11. IFFL has a long and troubled regulatory history. The ASC found in 2007 that IFFL and certain named representatives of IFFL, among other things, made false and misleading statements in offering memoranda, traded in securities without registration, distributed a prospectus that hadn’t been receipted by the ASC, acted as investment adviser without registration, and engaged in fraud. Significant sanctions were imposed. The State of Washington Department of Financial Institutions, Securities Division found in 2008 that IFFL and certain named representatives conducted registerable activity without being registered. Again, significant sanctions were imposed. The Saskatchewan Financial Services Commission also conducted a proceeding, made a finding of guilt and imposed sanctions.

12. According to a 2005 letter from IFFL to OSC staff, “The IFFL as an organization is not in the business of trading or selling Securities, we are however in the business of providing Workshops and disseminating information. This empowers a potential Member to understand and exploit many existing business opportunities for profit.” I was also directed to an undated letter to IFFL members listing potential investments in listed entities, some of which were non-arm’s length to IFFL. Staff’s characterization of this letter is that IFFL was inducing members to purchase specific securities and that as a structuralist with IFFL, Gevaert was also inducing members to purchase specific securities. This, staff argues, is directly relevant to Gevaert’s current registration reactivation application.

13. Staff also directed me to extracts of Hav-Loc’s website which had been reactivated within hours of the OTBH following several weeks of not being available including:
“ [Hav-Loc] is unique to our competition by being able to investigate and develop private equity investments in a variety of industries. Hav-Loc does not own these companies, so there will never be any opportunity for a conflict of interest to arise.”
14. I was also directed towards several offering memoranda provided by Hav-Loc relating to investments that it promoted or was currently promoting. All of the entities appear to be currently or recently related in some way to individuals formerly associated with IFFL or currently or recently associated with Hav-Loc and thus staff is concerned that Hav-Loc is or has been promoting investments in related entities. None of the individuals named below as being associated with IFFL appears to have been involved in any way in the securities regulatory proceedings described in this decision.

15. The offering memorandum of “FQ” Limited Partnership discloses that “M” is the Director and President of the general partner of FQ. M was until quite recently the Director of Operations of Hav-Loc and was the designated compliance officer of Hav-Loc in its registration application. Gevaert testified that M resigned from his position in Hav-Loc before the FQ deal was put together so there is no conflict. Gevaert also testified that M has no current interest in Hav-Loc and neither Gevaert or Hav-Loc has an interest in FQ.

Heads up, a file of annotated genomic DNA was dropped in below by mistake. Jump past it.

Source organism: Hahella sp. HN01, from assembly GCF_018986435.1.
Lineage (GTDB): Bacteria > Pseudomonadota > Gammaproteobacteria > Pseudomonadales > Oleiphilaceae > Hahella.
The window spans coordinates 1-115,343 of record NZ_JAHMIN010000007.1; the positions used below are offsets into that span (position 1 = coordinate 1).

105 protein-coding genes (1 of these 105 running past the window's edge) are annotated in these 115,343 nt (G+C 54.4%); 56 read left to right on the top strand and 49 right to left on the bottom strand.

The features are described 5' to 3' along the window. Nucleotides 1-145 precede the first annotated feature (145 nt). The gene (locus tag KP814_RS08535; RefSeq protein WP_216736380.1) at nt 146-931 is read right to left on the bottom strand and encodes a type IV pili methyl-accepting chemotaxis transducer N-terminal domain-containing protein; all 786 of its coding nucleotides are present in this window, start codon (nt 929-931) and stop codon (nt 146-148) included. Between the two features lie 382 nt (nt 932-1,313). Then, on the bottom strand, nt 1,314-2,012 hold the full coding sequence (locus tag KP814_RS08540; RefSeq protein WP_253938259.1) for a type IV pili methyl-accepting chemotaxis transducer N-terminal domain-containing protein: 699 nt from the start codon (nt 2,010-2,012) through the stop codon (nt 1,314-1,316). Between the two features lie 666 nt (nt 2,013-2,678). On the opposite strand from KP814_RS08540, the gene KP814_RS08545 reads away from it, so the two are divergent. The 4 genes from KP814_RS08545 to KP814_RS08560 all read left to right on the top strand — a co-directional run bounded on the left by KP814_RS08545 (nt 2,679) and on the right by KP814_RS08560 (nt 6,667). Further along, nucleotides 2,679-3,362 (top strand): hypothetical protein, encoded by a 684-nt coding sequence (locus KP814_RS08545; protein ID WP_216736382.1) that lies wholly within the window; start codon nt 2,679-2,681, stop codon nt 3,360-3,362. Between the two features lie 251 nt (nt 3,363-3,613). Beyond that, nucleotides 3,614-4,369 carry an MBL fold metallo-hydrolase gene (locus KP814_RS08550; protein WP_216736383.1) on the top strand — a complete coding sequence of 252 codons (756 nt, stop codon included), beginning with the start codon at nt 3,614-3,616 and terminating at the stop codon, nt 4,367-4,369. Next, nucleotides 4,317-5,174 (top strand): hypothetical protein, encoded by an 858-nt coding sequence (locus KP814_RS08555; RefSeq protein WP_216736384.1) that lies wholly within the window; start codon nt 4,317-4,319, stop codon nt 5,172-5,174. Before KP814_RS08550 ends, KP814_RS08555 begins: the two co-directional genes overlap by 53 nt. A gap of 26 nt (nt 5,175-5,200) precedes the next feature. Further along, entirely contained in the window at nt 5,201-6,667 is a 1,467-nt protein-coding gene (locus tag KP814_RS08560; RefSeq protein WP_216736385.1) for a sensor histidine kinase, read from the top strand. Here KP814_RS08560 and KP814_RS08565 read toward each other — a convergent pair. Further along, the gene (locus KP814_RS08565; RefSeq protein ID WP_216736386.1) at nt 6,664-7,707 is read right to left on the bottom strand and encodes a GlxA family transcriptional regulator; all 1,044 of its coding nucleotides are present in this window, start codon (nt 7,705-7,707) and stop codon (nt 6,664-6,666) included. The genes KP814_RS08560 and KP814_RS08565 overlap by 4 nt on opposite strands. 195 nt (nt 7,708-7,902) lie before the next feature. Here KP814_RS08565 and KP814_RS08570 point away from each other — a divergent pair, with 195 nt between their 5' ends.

16. The offering memorandum of CV, a real estate limited partnership, discloses that “L” is the President of the General Partner of CV. His principal occupation is described as being Managing Partner of “L Inc.”, and real estate is set out as his special expertise. L was referred to in The State of Washington Department of Financial Institutions, Securities Division decision above as an IFFL related business entity that assisted Washington residents in setting up a Canadian trade name through which to join IFFL. L is also the auditor in the Hav-Loc registration application (Hav-Loc has apparently since changed its auditor). In the offering memorandum of “PM”, L is shown as being the President of PM.

17. Gevaert testified that L is not involved in Hav-Loc’s operations in any way. With respect, I don’t agree. L was the auditor in Hav-Loc’s registration application and he’s also involved in the promotion/facilitation of some of the investments sold by Hav-Loc. Lastly, Gevaert testified that L incorporated Hav-Loc (although, as below, according to the Hav-Loc incorporation documents “O” did this as agent).

18. In the offering memorandum of “GP” Limited Partnership, O is shown as being the President of the General Partner of GP. O is also a Director of CV and was Hav-Loc’s agent on incorporation.

19. Despite the testimony of Gevaert that he regretted his involvement with IFFL, I found it troubling that he has recently been and continues to be associated with the same individuals that he was associated with or met through IFFL. Although Gevaert was not named in any of the completed regulatory proceedings against IFFL, he was a structuralist and a regional manager with IFFL. Gevaert’s counsel argues that it is unfair and improper for me to deny registration solely [emphasis added] in reliance on the IFFL matters discussed here. I agree that it is not appropriate for me to rely solely on the IFFL matters in making my decision. The IFFL matters were not the only matters that resulted in the staff determination to deny registration. So while I would not deny Gevaert’s application for registration solely on the IFFL matters discussed here, I find that his recent association with individuals formerly associated with IFFL (even if these individuals were not the individuals sanctioned by the securities regulators) does negatively impact his application for reactivation of registration as an officer of Hav-Loc.